Some articles on worn:
... Repairs often mean simple replacement of worn or used components intended to be periodically renewed by a homeowner, such as burnt out light bulbs, worn ...
... The uniform of the officers is closer to the original dress worn by the klephts ... the more elaborate fermeli in red with gold embroidery, whose sleeves are worn closed on the arms instead of being fastened to the coat, red-and-gold gaiters (τουζλούκια, touzloukia) that cover the whole ...
... A collar of gold was worn about the neck and shoulders, with the badge of the Order suspended from the collar ... every-day wear, a sash of crimson, edged with green, was worn over the right shoulder and extended to the left hip, the distinctive badge of the Order suspended from the sash at the hip ... An eight-pointed star was worn on the left breast ...
... Headscarves were also worn by married Christian women in medieval Europe, and even by some of the unmarried ... which refers to modest behaviour or dress in general, is often used to describe the headscarf worn by Muslim women ... The hijab is worn for religious purposes ...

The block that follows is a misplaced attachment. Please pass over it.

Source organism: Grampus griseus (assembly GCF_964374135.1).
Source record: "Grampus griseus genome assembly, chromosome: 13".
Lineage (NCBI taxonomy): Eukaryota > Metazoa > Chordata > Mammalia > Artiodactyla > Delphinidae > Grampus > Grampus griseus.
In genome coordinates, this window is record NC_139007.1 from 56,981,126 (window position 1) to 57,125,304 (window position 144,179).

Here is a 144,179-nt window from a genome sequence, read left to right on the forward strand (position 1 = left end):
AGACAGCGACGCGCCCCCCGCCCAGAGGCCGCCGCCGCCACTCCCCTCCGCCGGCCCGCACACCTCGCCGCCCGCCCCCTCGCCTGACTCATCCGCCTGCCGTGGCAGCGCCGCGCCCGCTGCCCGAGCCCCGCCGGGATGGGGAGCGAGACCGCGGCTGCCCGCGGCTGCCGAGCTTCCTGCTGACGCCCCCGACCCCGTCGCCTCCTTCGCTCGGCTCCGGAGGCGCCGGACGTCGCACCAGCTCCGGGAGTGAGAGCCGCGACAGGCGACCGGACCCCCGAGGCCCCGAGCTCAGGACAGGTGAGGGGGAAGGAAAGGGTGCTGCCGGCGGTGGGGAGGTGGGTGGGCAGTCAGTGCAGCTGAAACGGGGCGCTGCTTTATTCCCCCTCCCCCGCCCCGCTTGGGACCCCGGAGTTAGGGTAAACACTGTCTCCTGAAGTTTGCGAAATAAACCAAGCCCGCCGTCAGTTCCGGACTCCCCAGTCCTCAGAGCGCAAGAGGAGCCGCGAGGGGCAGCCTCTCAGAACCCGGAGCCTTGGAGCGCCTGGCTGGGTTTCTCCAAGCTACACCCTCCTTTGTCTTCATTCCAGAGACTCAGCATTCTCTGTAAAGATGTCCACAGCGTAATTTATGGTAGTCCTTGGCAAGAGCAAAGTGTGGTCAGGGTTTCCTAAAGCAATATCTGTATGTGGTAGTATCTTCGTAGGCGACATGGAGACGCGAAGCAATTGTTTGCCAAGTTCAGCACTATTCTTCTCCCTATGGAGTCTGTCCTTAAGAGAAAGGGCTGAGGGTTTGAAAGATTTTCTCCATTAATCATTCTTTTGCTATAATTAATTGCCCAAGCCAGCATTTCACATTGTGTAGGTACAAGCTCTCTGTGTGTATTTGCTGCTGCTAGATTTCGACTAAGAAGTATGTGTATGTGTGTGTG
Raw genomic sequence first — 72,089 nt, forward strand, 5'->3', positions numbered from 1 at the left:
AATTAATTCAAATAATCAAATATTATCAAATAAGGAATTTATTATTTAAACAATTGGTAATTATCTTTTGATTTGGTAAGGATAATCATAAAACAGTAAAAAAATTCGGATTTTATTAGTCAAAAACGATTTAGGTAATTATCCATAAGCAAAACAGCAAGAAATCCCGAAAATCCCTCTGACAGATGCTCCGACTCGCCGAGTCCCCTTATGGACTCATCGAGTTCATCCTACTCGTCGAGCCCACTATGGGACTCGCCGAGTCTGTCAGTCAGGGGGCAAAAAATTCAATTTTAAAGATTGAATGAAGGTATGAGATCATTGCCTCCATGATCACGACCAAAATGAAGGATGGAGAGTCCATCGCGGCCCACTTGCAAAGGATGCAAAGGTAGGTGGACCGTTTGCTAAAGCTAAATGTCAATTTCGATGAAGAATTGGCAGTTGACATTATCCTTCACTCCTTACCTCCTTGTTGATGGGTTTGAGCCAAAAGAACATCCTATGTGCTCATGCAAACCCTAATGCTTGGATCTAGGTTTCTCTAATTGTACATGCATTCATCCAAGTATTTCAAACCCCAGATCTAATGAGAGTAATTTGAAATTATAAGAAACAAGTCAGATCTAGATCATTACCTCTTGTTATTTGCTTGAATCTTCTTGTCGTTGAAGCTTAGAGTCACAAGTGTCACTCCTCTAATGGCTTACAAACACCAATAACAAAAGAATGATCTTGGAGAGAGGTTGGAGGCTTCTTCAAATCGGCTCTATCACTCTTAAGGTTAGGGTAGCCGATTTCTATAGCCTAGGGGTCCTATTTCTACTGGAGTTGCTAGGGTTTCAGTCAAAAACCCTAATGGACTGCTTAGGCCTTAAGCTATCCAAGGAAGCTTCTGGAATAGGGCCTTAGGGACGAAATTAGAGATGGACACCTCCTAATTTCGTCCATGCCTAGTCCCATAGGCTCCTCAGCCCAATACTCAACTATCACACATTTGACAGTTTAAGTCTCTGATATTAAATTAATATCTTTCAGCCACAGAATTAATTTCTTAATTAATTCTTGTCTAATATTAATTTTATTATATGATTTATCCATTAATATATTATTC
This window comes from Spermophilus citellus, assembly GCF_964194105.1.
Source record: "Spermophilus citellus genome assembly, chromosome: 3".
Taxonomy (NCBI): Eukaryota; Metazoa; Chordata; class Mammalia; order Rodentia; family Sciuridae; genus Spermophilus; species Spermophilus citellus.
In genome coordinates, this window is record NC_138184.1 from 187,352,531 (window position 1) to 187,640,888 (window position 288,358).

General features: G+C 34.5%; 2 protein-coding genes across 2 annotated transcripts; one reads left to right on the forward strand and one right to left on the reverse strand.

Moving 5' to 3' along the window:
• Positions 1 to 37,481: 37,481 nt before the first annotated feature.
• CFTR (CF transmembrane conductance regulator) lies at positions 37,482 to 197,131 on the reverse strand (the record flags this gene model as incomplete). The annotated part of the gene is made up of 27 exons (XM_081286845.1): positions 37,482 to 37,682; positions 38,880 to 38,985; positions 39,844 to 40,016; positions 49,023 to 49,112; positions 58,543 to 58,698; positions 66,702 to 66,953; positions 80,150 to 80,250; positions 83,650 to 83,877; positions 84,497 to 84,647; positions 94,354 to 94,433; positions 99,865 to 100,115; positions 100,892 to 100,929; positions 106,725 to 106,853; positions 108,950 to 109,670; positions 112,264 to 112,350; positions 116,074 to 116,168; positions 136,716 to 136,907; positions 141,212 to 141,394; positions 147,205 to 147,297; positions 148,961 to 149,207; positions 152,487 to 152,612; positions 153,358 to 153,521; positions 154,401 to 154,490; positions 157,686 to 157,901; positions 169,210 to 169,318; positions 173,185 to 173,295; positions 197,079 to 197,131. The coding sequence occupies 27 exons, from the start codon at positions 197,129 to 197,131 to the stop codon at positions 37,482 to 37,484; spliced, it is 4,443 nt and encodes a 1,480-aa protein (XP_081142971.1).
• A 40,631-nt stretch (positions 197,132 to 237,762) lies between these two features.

... In Pakistan, saris are less commonly worn than the Shalwar kameez which is worn throughout the country ... Even though the sari has been worn by people living in the region that is now Pakistan since ancient times, it has lost popularity since 1947 ... The sari is worn as daily wear by Pakistani Hindus, by elderly Muslim women who were used to wearing it in pre-partition India and by some of the new generation who have reintroduced the interest in saris ...
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Famous quotes containing the word worn:
“One of the fundamental reasons why so many doctors become cynical and disillusioned is precisely because, when the abstract idealism has worn thin, they are uncertain about the value of the actual lives of the patients they are treating. This is not because they are callous or personally inhuman: it is because they live in and accept a society which is incapable of knowing what a human life is worth.”
—John Berger (b. 1926)
“All things uncomely and broken, all things worn out and old,
The cry of a child by the roadway, the creak of a lumbering cart,
The heavy steps of the ploughman, splashing the wintry mould,
Are wronging your image that blossoms a rose in the deeps of my heart.”
—William Butler Yeats (18651939)
“To the eyes of a miser a guinea is more beautiful than the sun, and a bag worn with the use of money has more beautiful proportions than a vine filled with grapes.”
—William Blake (17571827)